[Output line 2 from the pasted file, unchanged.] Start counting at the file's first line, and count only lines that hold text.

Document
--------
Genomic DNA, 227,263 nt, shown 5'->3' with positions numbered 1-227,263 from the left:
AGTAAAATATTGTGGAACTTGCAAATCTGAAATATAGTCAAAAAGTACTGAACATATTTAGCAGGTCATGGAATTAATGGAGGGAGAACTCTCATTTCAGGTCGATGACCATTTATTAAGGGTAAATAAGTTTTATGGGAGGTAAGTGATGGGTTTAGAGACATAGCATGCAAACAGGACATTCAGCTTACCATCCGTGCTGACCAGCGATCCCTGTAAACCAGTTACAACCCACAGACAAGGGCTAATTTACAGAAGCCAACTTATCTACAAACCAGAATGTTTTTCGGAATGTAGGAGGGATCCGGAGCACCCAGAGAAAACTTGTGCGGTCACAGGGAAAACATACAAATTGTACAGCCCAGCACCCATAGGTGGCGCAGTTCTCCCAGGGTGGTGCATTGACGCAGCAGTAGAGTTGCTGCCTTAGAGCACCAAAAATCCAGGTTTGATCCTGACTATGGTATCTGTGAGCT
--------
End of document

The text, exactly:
AGTAAAATATTGTGGAACTTGCAAATCTGAAATATAGTCAAAAAGTACTGAACATATTTAGCAGGTCATGGAATTAATGGAGGGAGAACTCTCATTTCAGGTCGATGACCATTTATTAAGGGTAAATAAGTTTTATGGGAGGTAAGTGATGGGTTTAGAGACATAGCATGCAAACAGGACATTCAGCTTACCATCCGTGCTGACCAGCGATCCCTGTAAACCAGTTACAACCCACAGACAAGGGCTAATTTACAGAAGCCAACTTATCTACAAACCAGAATGTTTTTCGGAATGTAGGAGGGATCCGGAGCACCCAGAGAAAACTTGTGCGGTCACAGGGAAAACATACAAATTGTACAGCCCAGCACCCATAGGTGGCGCAGTTCTCCCAGGGTGGTGCATTGACGCAGCAGTAGAGTTGCTGCCTTAGAGCACCAAAAATCCAGGTTTGATCCTGACTATGGTATCTGTGAGCT